Tassigny, Jean Joseph Marie de Lattre de

The following article is from The Great Soviet Encyclopedia (1979). It might be outdated or ideologically biased.

Tassigny, Jean Joseph Marie de Lattre de

 

Born Feb. 2, 1889, in Mouilleron-en-Pareds, Vendée Department; died Jan. 11, 1952, in Paris. Marshal of France (1952, posthumously).

Tassigny graduated from the St. Cyr Military College in 1911 and served in the cavalry. He fought in World War I (1914-18). Between 1921 and 1926 he served in the infantry in Morocco and participated in the war against the Rif Republic. He graduated from the Academy of the General Staff in 1935. Early in World War II, Tassigny was chief of staff of the Fifth Army in 1939–40 and commander of the 14th Infantry Division in 1940. After the capitulation of France, Tassigny commanded troops in Tunisia and then an infantry division in the unoccupied zone of France. In November 1942 he was arrested by the Vichy government for resistance to the fascist German occupation and sentenced to ten years in prison, but he escaped to North Africa and joined Fighting France; he was appointed commander in chief of its troops in September 1943. In June 1944 he took over the command of the French First Army, which landed in southern France in August 1944 and then fought its way through southern Germany. On May 8, 1945, Tassigny signed on behalf of France the document containing fascist Germany’s capitulation in Berlin. He was an inspector general and a member of the Supreme Military Council after the war. Tassigny was appointed commander in chief of the ground forces of the Western bloc in 1948 and high commissioner and commander in chief of the French troops in Indochina in December 1950. He is the author of the book History of the French First Army (1949).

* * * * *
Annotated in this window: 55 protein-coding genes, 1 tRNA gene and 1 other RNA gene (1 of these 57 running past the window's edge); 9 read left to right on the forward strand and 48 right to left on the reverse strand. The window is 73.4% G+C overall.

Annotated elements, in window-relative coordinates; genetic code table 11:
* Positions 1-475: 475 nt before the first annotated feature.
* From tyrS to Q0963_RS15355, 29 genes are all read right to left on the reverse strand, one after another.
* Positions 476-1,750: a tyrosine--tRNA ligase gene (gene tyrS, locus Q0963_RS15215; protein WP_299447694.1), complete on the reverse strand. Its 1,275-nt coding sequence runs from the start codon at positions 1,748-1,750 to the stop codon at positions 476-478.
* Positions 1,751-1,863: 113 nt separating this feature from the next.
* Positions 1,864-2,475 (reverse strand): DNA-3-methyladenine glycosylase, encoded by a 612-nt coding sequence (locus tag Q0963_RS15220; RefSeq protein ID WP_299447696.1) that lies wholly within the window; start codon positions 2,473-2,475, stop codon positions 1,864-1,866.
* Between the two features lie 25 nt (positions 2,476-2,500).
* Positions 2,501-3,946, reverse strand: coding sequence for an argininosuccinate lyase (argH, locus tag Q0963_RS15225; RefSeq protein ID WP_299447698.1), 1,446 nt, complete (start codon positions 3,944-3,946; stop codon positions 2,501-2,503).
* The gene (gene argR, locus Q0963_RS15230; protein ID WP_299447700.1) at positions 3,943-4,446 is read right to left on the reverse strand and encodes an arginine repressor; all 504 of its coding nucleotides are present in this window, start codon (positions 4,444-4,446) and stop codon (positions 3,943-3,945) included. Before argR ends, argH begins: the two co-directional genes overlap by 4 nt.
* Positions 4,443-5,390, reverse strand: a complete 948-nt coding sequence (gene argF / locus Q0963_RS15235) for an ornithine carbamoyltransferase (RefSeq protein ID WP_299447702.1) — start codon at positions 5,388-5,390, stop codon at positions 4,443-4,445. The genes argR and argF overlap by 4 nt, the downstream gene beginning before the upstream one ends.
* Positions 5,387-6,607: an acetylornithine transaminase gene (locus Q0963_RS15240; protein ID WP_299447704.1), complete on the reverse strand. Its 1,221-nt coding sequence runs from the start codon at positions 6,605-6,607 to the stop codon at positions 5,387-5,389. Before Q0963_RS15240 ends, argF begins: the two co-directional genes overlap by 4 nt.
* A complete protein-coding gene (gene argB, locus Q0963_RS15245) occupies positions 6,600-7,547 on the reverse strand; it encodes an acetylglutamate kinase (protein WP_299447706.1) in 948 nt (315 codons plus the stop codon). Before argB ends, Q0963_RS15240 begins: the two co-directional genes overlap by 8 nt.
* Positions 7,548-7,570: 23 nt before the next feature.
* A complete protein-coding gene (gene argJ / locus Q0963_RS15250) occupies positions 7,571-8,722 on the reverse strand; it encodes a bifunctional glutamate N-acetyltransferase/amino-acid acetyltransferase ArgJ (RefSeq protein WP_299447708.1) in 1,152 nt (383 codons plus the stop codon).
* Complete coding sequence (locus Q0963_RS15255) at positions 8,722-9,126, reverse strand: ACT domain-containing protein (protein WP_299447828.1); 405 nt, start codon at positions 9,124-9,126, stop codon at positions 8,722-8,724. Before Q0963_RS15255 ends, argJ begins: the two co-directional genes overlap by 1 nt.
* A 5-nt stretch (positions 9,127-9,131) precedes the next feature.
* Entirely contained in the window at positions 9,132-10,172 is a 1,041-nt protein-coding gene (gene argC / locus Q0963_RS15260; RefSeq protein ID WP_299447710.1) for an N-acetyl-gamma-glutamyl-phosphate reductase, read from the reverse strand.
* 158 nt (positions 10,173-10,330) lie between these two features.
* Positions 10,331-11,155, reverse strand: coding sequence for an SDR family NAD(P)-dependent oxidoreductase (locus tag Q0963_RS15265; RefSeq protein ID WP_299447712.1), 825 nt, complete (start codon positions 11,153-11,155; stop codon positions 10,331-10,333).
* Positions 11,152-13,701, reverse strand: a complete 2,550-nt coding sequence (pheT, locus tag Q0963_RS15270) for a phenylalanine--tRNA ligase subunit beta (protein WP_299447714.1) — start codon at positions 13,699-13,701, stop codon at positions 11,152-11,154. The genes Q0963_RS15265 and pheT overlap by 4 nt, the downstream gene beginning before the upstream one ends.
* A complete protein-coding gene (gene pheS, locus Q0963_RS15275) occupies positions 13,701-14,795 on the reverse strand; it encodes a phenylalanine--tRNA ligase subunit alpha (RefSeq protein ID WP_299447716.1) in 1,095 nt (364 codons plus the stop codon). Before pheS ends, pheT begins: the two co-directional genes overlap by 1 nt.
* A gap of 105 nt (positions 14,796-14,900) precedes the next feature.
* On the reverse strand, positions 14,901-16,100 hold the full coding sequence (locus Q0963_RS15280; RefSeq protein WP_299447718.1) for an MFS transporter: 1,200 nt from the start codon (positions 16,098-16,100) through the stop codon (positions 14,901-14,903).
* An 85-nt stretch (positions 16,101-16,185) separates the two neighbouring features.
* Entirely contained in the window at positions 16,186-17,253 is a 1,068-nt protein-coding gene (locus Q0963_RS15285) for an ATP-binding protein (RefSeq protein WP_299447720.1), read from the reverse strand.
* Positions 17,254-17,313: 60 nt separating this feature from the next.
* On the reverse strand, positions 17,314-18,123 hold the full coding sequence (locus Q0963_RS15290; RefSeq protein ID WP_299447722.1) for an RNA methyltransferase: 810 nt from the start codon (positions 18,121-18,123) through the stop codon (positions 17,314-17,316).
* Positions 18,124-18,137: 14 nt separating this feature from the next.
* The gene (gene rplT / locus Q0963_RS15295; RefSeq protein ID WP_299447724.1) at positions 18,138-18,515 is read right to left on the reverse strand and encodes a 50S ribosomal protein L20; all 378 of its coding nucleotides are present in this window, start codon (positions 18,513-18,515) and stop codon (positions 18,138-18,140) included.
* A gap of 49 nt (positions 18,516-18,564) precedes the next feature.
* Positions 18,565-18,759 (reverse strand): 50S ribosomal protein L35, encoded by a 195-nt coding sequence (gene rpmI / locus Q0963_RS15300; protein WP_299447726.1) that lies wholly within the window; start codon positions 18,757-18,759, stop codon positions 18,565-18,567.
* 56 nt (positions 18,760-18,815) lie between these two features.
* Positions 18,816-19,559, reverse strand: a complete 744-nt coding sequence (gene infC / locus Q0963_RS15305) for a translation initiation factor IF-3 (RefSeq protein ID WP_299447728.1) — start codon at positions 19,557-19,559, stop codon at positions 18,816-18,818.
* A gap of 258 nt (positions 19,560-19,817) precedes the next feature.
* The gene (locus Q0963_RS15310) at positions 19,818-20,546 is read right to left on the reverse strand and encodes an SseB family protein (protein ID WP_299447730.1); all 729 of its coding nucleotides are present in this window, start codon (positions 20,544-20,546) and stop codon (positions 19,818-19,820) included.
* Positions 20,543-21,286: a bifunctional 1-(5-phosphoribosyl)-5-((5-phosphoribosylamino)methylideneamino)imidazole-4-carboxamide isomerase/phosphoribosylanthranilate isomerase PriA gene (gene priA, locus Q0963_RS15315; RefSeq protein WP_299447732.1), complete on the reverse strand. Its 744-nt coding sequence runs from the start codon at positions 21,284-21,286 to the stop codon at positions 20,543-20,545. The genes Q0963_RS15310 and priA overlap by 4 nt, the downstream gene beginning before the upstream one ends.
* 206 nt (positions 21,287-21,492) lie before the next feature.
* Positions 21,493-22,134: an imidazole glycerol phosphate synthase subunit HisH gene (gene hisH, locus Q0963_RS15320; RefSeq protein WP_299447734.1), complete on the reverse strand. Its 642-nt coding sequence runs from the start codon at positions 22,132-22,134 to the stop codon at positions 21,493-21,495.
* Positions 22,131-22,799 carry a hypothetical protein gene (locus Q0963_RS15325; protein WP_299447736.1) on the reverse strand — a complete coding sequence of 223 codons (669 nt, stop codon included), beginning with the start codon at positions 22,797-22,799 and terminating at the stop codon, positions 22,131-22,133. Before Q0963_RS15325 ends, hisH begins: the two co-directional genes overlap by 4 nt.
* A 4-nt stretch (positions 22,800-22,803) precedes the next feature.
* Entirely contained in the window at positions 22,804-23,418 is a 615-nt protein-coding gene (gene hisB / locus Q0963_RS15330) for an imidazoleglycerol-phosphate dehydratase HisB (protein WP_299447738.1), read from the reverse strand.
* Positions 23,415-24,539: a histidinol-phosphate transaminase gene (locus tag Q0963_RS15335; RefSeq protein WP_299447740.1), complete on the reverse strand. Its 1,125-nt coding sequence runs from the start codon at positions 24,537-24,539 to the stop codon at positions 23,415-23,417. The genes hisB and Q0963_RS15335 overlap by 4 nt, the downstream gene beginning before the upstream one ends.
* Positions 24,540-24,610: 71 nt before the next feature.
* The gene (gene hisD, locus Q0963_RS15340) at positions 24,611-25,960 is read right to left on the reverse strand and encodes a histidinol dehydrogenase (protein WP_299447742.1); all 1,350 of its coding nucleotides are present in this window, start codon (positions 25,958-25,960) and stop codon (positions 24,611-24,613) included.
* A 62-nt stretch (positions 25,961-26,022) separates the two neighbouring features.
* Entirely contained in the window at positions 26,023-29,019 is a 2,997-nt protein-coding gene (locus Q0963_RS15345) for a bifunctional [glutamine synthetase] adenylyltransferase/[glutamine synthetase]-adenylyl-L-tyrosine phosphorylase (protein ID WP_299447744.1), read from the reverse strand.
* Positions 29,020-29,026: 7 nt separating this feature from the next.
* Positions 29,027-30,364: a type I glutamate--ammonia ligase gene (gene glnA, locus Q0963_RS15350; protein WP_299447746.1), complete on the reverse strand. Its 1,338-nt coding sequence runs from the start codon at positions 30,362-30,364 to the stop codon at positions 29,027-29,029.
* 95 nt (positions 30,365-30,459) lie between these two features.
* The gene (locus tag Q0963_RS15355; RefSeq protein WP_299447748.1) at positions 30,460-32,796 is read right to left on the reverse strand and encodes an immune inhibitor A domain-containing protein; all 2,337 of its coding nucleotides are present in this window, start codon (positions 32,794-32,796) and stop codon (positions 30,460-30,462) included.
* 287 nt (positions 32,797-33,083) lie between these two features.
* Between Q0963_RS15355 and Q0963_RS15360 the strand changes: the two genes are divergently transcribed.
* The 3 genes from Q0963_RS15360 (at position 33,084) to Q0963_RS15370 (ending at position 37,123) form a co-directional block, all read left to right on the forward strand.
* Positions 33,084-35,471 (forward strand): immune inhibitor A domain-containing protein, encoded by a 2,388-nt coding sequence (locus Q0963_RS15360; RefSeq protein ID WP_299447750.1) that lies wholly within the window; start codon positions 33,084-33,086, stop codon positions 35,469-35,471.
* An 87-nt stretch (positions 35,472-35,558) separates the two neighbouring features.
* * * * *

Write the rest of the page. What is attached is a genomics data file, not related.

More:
The Great Soviet Encyclopedia, 3rd Edition (1970-1979). © 2010 The Gale Group, Inc. All rights reserved.